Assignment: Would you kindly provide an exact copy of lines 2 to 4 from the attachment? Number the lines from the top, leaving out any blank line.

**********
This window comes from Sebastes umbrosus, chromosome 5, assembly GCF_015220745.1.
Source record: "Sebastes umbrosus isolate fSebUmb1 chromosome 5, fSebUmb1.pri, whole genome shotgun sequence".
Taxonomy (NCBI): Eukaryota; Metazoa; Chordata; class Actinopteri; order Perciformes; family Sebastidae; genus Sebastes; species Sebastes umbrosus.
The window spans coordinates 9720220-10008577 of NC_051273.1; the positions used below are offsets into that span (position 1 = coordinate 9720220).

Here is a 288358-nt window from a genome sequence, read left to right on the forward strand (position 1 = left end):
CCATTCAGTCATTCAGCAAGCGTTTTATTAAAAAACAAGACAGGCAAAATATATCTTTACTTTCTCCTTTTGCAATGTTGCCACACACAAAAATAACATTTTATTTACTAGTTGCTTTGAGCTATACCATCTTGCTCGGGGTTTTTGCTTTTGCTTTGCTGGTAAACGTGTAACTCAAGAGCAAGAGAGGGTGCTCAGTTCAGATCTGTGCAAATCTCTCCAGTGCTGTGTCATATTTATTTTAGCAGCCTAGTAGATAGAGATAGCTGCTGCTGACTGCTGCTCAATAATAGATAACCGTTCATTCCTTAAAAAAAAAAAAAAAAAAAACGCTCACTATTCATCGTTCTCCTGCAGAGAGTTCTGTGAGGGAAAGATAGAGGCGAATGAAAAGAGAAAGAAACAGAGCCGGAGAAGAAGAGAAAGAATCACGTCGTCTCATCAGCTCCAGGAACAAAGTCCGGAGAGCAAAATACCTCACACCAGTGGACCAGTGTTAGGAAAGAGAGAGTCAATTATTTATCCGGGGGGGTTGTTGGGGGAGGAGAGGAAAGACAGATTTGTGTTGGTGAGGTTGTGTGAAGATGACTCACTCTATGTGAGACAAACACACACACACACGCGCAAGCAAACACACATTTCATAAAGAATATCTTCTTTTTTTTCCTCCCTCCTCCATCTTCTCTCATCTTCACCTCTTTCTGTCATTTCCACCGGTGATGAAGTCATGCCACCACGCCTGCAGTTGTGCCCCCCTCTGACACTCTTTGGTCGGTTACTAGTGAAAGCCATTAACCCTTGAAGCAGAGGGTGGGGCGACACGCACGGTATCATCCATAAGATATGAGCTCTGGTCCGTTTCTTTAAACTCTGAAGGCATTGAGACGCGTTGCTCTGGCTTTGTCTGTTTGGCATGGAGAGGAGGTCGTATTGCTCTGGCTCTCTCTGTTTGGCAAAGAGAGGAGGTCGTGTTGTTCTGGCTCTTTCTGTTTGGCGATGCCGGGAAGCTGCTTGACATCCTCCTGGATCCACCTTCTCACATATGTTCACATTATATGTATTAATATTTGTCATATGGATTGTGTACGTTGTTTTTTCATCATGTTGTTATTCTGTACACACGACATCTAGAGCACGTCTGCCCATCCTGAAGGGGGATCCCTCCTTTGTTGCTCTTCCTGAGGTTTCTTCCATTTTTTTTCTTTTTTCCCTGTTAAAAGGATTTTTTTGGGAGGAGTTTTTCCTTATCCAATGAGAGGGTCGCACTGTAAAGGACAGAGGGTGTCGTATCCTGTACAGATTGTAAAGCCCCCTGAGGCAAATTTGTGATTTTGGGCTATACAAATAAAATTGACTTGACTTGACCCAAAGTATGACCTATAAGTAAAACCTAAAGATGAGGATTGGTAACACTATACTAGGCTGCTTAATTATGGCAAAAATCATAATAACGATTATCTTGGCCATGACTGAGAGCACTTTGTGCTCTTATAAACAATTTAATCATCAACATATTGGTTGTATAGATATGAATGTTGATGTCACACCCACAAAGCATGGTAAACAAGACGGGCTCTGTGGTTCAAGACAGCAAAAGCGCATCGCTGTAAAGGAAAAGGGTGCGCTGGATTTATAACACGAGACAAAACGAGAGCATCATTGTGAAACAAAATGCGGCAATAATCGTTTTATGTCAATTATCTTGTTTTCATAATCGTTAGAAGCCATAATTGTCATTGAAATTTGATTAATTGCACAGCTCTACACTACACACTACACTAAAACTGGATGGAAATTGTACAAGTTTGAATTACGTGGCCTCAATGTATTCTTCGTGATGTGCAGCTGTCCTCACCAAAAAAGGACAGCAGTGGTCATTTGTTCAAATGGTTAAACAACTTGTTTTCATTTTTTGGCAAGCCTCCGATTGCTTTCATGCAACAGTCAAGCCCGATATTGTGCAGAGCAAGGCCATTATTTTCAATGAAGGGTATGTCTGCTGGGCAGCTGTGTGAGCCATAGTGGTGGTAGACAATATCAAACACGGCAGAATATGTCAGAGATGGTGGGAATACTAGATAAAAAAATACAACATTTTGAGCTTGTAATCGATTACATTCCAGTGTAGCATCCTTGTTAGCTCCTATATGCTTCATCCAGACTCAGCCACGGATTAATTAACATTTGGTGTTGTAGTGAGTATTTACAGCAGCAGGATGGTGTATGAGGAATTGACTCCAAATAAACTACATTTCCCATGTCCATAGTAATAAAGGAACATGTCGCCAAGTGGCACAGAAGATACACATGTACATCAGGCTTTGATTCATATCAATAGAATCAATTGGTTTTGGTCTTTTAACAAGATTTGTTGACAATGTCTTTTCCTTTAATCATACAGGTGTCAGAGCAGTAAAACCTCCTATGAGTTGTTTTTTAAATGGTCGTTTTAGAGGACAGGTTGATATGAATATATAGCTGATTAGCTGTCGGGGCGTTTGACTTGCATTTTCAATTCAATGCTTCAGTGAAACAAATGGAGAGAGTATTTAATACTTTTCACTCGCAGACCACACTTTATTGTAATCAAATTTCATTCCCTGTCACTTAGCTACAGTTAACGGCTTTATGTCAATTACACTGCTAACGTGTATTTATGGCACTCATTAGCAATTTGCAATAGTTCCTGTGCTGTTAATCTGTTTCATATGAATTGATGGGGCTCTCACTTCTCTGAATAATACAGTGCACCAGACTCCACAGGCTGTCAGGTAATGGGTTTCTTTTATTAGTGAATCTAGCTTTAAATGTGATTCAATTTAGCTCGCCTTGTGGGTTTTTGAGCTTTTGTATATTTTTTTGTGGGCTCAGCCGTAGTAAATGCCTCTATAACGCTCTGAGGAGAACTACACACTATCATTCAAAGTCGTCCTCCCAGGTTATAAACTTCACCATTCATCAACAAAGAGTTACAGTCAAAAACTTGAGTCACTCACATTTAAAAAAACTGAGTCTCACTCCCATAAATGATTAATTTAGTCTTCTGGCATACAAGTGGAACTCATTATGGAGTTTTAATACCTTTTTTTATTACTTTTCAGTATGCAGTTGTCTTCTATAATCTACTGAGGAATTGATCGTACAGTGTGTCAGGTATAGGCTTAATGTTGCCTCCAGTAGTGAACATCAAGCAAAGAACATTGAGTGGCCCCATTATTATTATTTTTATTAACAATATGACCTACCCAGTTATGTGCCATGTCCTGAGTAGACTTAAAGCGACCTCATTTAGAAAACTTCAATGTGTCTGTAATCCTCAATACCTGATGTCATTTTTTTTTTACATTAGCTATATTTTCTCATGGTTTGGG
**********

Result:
Source record: "Sebastes umbrosus isolate fSebUmb1 chromosome 5, fSebUmb1.pri, whole genome shotgun sequence".
Taxonomy (NCBI): Eukaryota; Metazoa; Chordata; class Actinopteri; order Perciformes; family Sebastidae; genus Sebastes; species Sebastes umbrosus.
The window spans coordinates 9720220-10008577 of NC_051273.1; the positions used below are offsets into that span (position 1 = coordinate 9720220).